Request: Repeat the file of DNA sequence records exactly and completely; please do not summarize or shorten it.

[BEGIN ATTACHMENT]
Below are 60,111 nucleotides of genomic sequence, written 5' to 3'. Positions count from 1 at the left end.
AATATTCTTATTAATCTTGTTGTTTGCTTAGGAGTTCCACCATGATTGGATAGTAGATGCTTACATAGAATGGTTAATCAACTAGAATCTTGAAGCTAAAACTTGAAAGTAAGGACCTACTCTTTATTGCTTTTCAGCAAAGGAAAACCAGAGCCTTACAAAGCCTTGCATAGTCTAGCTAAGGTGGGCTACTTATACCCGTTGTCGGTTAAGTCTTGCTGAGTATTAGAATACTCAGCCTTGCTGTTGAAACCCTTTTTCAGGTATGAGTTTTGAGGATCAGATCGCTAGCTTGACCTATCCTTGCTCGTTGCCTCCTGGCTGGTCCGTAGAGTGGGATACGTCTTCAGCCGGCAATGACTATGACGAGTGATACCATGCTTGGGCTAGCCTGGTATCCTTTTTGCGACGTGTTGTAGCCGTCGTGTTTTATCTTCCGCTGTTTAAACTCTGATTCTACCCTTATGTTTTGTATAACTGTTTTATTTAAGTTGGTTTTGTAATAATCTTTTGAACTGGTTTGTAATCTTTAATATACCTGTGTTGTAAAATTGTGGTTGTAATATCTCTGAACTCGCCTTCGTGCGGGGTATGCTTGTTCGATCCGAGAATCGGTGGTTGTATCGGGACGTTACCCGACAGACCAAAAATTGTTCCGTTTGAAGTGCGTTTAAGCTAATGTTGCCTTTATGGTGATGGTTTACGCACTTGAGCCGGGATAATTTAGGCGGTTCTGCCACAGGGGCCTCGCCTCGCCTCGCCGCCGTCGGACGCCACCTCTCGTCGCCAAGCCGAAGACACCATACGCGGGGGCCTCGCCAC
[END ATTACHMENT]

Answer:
Below are 60,111 nucleotides of genomic sequence, written 5' to 3'. Positions count from 1 at the left end.
AATATTCTTATTAATCTTGTTGTTTGCTTAGGAGTTCCACCATGATTGGATAGTAGATGCTTACATAGAATGGTTAATCAACTAGAATCTTGAAGCTAAAACTTGAAAGTAAGGACCTACTCTTTATTGCTTTTCAGCAAAGGAAAACCAGAGCCTTACAAAGCCTTGCATAGTCTAGCTAAGGTGGGCTACTTATACCCGTTGTCGGTTAAGTCTTGCTGAGTATTAGAATACTCAGCCTTGCTGTTGAAACCCTTTTTCAGGTATGAGTTTTGAGGATCAGATCGCTAGCTTGACCTATCCTTGCTCGTTGCCTCCTGGCTGGTCCGTAGAGTGGGATACGTCTTCAGCCGGCAATGACTATGACGAGTGATACCATGCTTGGGCTAGCCTGGTATCCTTTTTGCGACGTGTTGTAGCCGTCGTGTTTTATCTTCCGCTGTTTAAACTCTGATTCTACCCTTATGTTTTGTATAACTGTTTTATTTAAGTTGGTTTTGTAATAATCTTTTGAACTGGTTTGTAATCTTTAATATACCTGTGTTGTAAAATTGTGGTTGTAATATCTCTGAACTCGCCTTCGTGCGGGGTATGCTTGTTCGATCCGAGAATCGGTGGTTGTATCGGGACGTTACCCGACAGACCAAAAATTGTTCCGTTTGAAGTGCGTTTAAGCTAATGTTGCCTTTATGGTGATGGTTTACGCACTTGAGCCGGGATAATTTAGGCGGTTCTGCCACAGGGGCCTCGCCTCGCCTCGCCGCCGTCGGACGCCACCTCTCGTCGCCAAGCCGAAGACACCATACGCGGGGGCCTCGCCAC